Starbook, published this month, is subtitled A Magical Tale of Love and Regeneration. It is Okri's first book with Rider, a Random House imprint that has previously specialised in Mind, Body, Spirit. "You go where your work is appreciated," he says. Set in an ancient kingdom, Starbook tells of a prince joining rival suitors for a maiden who hails from a tribe [sic] of master artists, amid intimations of encroaching enslavement by "white winds". While public displays of affection towards an emblematic dying royal seem, at one point, reminiscent of the death of Princess Diana, the book is a parable or fairy tale - though, Okri insists, "one with iron teeth".

There are clear allusions to the onset of the slave trade, but the tale's origins lie, Okri says, in the myth of an ancestor who is captured or disappears, which he likens to the Pied Piper of European lore. "There's a lot about the past that we can't know except by stories," he says. "If these are not passed on, how can we understand who we are, and what we can become?" For him, the book is a mythic attempt to reconfigure a disrupted past, not least through its art. "It is not loss that defines us, but recovery. One has to read the clues of what seems to be lost, in art, artefacts, intuitions, dreams. The artist is a conduit through which lost things are recovered." While on the most obvious level his subject is Africa, its resonance is larger, he insists. "Loss is an inextricable part of what it is to be human."

Okri describes himself as a "universal spiritualist", who draws on Taoism (he is also schooled in martial arts) but finds value in all religions. This book, he says, was "the fruit of a personal transformation through fire and suffering, and eventually through humility". He admits a link to a period of bereavement, when his mother, Grace, died in 1996 (an "appalling, emptying experience") and his father, Silver, in 1998. "It's Mum, it's Dad - it's Africa," he says. "Africa's pain, invisibility, misconception. One's living it all the time. Not just the media perception of it, but in terms of individual lives - the stuff you see in people's eyes. How Africa's perceived; how we perceive, and fail to perceive, one another."

Okri lives by the canal in London's Little Venice, and has a long-term partner, Rosemary Clunie, a painter. "Not a great fan of flying", he loves trains, and went by QE2 to the US. He has not been to Nigeria for some years. "I'm used to Mum being there, and I've got to absorb that," he says. "Home is not just a country, but where you're unconditionally protected and loved."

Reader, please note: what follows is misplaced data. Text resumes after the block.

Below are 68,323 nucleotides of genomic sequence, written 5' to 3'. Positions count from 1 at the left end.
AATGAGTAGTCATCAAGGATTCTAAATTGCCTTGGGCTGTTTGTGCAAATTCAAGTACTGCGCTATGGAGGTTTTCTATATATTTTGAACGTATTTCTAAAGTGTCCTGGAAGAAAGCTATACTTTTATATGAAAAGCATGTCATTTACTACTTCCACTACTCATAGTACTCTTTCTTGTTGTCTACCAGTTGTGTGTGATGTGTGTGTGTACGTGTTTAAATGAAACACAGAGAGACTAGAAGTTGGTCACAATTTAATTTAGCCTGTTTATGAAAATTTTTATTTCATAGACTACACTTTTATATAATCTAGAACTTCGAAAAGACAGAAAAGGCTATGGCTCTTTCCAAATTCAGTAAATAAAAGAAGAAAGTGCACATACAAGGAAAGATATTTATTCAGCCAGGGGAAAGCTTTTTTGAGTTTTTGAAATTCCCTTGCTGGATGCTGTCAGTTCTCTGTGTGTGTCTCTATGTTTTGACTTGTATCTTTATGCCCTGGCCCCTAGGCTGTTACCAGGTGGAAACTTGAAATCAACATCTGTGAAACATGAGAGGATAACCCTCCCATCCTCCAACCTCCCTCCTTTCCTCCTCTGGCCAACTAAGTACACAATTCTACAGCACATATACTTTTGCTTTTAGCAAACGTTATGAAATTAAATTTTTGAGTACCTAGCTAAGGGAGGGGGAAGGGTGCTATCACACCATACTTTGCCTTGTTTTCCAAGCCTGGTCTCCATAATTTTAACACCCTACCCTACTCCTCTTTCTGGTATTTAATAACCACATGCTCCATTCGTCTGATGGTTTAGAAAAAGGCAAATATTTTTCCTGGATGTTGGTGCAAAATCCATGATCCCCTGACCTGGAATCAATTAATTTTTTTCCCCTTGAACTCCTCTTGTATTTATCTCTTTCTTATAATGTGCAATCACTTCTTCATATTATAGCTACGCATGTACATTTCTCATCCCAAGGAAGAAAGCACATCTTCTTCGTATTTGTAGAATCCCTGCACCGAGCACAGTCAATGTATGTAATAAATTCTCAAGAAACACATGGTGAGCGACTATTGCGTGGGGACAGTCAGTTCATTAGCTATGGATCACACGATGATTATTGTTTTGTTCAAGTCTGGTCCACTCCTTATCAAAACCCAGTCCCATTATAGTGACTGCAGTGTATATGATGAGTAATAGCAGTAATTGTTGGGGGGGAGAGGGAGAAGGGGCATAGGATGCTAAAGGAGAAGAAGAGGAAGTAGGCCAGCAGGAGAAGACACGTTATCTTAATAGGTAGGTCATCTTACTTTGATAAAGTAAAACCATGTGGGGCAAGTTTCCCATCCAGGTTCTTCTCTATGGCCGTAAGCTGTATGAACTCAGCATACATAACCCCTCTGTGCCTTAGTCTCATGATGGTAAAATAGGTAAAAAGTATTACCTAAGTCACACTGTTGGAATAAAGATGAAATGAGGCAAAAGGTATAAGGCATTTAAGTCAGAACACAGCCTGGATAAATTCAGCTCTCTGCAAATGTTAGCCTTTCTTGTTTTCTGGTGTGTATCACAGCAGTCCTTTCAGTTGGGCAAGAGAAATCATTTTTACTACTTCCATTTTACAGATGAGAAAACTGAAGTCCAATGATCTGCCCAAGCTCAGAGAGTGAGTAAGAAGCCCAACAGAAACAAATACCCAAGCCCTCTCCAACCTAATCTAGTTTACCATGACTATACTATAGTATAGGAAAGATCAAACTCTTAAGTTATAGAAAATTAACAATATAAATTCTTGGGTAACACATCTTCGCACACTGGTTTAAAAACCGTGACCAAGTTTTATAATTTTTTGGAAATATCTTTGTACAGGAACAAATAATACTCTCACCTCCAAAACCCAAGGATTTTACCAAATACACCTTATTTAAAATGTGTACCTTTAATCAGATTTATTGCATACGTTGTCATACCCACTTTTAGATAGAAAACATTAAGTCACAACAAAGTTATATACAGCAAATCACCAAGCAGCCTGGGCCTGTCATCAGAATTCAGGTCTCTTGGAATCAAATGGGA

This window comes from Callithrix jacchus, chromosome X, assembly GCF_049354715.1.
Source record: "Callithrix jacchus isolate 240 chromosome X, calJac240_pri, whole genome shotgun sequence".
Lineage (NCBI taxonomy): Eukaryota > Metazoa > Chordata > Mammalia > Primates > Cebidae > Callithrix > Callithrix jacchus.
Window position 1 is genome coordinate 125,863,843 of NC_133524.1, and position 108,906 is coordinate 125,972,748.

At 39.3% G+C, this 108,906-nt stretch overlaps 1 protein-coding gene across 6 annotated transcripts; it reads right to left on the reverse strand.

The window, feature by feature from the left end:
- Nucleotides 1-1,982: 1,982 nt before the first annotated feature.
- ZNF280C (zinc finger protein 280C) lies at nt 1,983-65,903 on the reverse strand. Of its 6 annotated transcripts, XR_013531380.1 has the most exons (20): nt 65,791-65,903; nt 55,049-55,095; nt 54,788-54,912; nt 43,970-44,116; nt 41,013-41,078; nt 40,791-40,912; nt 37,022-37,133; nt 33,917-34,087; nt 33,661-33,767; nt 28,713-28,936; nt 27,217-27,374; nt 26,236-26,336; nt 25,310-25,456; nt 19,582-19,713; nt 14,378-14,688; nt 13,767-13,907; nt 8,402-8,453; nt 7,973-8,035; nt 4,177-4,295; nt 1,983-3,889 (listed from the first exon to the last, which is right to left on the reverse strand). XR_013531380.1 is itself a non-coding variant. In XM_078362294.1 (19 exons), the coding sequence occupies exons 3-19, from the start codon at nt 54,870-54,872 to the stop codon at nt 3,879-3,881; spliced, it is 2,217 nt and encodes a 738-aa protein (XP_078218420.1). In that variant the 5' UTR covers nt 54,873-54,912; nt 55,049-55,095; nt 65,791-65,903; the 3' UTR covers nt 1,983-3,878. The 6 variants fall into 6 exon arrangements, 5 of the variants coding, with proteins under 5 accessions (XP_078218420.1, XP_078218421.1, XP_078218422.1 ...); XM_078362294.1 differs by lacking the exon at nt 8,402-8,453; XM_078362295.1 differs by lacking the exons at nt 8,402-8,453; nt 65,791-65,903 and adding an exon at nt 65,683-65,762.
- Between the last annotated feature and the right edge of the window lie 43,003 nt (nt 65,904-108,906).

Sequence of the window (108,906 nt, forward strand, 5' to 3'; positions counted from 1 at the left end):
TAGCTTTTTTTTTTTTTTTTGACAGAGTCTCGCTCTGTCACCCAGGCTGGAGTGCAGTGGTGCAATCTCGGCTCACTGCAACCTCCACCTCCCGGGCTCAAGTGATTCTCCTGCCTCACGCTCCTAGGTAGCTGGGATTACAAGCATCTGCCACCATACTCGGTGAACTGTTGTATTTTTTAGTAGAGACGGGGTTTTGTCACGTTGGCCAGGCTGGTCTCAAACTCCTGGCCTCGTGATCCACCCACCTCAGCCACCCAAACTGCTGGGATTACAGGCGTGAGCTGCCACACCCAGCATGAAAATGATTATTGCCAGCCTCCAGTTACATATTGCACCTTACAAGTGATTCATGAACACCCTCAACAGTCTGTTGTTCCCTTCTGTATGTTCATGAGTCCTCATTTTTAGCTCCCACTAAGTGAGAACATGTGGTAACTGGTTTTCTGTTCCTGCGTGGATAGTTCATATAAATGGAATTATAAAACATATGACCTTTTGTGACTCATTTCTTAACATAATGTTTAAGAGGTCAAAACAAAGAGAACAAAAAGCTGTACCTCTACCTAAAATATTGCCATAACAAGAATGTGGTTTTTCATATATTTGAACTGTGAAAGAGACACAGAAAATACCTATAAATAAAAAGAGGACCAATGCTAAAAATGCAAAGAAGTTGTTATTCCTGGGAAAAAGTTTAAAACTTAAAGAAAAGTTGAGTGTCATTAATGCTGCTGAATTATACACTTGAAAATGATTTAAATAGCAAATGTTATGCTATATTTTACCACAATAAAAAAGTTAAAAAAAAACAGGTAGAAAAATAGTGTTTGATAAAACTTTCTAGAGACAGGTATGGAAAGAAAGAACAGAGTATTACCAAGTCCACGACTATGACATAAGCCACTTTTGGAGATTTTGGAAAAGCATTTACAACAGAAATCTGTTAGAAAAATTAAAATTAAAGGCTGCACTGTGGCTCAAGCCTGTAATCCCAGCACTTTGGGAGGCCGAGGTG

Born in 1959 in Minna, northern Nigeria, he was brought to England aged 18 months. His father was a railway clerk who won a scholarship to study law in London. Okri grew up in Peckham, "a bit of a scamp, a wild kid and trouble-maker". When the time came for him, aged seven, to return to Nigeria with his parents and three siblings, he had to be tricked on to the boat. Lagos was "both a shock and a delight. I saw it was possible to be a human being in a totally different way. It was like going into a multidimensional world. That gave me my aesthetic matrix, where a sense of alternatives became natural. There was no one world-view, but as many worlds as there are ways of seeing."


Knowledge Project

Africa Knowledge Project is an academic resource that offers journals and databases. Check them out at AKP.

Upcoming Deadlines

CALL FOR PAPERS

Columnists

LivewireRasta Livewire is a leading blog that provides in-depth viewpoints from Rastas in Africa and African Diaspora.

Africa Knowledge Project (AKP) publishes peer-reviewed journals and academic databases.

Ojedi is an online retailer of fine art and exceptional handcrafted pieces from around the world.

Africa House is an Africa and Diasporian gallery. Africa House accepts proposals for submission on a rolling basis.

African Event Posters show posters of events at Africa House.

African Gourmet Dinners shows images of African gourmet dishes.